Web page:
top of page


Updated: Mar 5




If you have been following these readings as I have asked you to, you should have a pretty good idea of who you are and what you may or may not be capable of by now. This is self-awareness and if you completed it with honesty and sincerity you should feel a lot better about yourself now, because the exercise in lesson 1 also nurtures the building of self trust. And self trust is a top requirement when it comes to being street smart because if you can't trust yourself while surrounded by people who you can't trust, ...well, I'm sure you can figure that one out on your own.

Now that you have identified your self through lesson one it is now time to identify the next key element about you, and that would be where you plan to place your newly identified self. In other words, your surroundings or,


It's common sense that we probably wouldn't need to be street smart if we never ever went out into the streets right? Well I'm assuming that you don't just sit at home all day and night staring out of your window like a cat so your feet probably hit the streets every now and then. That means we have to identify and control how the streets that you will encounter, affect you.

Here are 10 questions to answer that will bring clarity to your outing efforts so you can learn how to be smarter about the deeds.

  1. What places do you frequent regularly? This includes work, shopping, doctor, school, etc... The nature of your reason for being in public does not grant you immunity from bad occurrences. Identify the places that you attend and get to know them. Be aware of the people who are around there. Meet the staff members. Pay attention to the news to see if your spots are ever mentioned during crime reports.

  2. When are you in public? The days of the week and times of the day can determine the threat level of the streets that you plan to visit. Trouble makers usually come out after dark during the weekends but they aren't restricted to just that.

  3. What are your methods of travel? Do you drive your own car, ride the bus, walk, take public transportation? Understand that the further you step away from travelling privately in your own vehicle alone, the more you are exposing yourself to potential threats. Driving your own vehicle allows you to decide who can and can't get next to you while travelling.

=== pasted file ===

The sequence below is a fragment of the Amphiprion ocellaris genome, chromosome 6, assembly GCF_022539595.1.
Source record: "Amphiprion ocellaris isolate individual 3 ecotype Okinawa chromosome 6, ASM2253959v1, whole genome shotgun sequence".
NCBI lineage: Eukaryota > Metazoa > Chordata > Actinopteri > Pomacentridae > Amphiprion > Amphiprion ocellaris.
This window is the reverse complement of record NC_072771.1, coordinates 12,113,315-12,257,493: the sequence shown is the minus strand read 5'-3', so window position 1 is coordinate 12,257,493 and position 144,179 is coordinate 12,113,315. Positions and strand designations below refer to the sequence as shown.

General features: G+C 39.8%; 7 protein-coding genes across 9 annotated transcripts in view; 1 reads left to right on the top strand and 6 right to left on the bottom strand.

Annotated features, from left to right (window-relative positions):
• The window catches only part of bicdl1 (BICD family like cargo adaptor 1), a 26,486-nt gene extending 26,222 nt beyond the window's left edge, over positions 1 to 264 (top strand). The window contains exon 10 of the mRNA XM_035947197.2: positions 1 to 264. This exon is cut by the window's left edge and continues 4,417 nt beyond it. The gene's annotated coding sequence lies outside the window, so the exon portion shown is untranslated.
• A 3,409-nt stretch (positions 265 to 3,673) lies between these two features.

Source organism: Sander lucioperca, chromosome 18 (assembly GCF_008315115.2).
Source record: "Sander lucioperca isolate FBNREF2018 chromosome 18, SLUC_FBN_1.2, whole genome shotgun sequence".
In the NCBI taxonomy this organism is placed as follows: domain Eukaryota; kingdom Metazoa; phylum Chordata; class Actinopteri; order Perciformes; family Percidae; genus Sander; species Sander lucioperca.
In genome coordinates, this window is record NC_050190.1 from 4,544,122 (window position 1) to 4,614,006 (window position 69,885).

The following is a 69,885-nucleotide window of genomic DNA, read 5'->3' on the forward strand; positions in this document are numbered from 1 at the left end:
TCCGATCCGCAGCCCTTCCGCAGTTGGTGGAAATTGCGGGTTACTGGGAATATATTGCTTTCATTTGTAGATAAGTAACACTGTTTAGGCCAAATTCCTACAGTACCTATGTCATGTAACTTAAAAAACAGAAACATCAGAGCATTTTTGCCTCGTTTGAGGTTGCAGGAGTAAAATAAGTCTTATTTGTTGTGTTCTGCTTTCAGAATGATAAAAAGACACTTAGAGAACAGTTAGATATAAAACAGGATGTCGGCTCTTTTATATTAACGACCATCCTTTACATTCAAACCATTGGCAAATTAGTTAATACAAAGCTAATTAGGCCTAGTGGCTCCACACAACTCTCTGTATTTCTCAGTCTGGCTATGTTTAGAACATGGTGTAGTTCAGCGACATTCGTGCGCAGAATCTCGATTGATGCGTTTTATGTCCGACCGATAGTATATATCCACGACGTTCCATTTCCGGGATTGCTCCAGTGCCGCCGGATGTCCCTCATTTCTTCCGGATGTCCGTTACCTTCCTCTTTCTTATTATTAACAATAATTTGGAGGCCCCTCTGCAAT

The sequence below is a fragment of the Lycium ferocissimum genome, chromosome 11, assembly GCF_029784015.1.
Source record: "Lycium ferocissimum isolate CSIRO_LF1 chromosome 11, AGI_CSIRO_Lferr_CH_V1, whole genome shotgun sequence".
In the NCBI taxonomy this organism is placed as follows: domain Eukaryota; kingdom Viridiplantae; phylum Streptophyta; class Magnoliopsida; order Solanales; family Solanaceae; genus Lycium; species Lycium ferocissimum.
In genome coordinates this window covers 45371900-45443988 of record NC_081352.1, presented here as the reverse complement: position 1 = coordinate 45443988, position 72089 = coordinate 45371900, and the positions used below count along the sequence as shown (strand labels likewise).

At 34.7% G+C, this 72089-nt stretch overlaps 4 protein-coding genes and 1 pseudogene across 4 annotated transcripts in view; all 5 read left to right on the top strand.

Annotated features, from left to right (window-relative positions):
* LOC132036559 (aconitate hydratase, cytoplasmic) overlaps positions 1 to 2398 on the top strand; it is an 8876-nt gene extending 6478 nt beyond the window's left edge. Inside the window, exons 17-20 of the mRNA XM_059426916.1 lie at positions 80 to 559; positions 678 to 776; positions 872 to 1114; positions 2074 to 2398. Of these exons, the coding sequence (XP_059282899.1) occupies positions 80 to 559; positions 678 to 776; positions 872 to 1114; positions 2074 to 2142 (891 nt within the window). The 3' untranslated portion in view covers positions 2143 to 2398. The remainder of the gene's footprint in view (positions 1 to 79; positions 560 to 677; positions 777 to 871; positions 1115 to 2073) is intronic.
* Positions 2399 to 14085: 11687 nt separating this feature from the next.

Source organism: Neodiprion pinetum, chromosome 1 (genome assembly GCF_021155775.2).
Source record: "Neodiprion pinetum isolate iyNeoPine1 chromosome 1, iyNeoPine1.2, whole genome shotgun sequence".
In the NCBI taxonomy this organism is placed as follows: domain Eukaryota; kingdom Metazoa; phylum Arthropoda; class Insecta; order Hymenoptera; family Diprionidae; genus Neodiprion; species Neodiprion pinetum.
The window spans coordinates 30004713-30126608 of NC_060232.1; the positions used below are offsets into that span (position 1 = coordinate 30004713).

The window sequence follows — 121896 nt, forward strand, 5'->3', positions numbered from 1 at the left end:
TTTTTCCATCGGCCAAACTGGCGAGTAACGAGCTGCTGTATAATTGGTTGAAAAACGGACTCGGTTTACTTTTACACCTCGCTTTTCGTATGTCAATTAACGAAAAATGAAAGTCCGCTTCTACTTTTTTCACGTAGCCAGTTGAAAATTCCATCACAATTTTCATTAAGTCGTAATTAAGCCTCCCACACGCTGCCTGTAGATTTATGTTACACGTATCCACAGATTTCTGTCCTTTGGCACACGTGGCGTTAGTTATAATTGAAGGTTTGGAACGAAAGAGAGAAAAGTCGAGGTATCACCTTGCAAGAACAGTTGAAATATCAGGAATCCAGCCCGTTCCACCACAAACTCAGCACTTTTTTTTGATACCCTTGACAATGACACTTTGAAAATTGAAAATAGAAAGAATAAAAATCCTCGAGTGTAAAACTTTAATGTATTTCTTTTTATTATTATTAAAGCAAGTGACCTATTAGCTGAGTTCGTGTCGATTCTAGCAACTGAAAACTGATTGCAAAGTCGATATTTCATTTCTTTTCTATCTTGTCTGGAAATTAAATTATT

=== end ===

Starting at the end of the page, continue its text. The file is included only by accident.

4. Do you drive expensive vehicles? If you drive a fancy car you can easily become the target of car jackers and robbers. Don't ever underestimate the odds that your vehicle may be the next target. Whether you drive a fancy car or not you should always keep your eye out for potential jackers and kidnappers. It isn't hard to do and it doesn't take a lot of effort. Just remember to always assure that you can drive off immediately if needed. Don't block yourself in behind cars at lights or train stops. When stopped pay attention to your rear view mirrors. If you see anyone jump out of a vehicle behind you, drive off! And if you happen to get rammed by another vehicle in a shady, suspicious area, DO NOT PULL OVER IN THAT AREA! Signal to the person who hit you to follow you to a well let, people occupied area to deal with it. If they bail don't worry, your insurance will pay for it. Car jackers will ram you and even destroy the body of your car in the process to get you to jump out of your vehicle at a location that they previously set up.

  5. What is your vehicle yelling? Is your vehicle loaded with bumper stickers and nick nacks that announce something about you to everyone that you pass? Beware loading your vehicle with bumper stickers that identify you as a gun supporter or owner as they can make your car a target for break ins. Outspoken stickers and do dads that can offend others may also make your vehicle and even you a target. Be aware of this.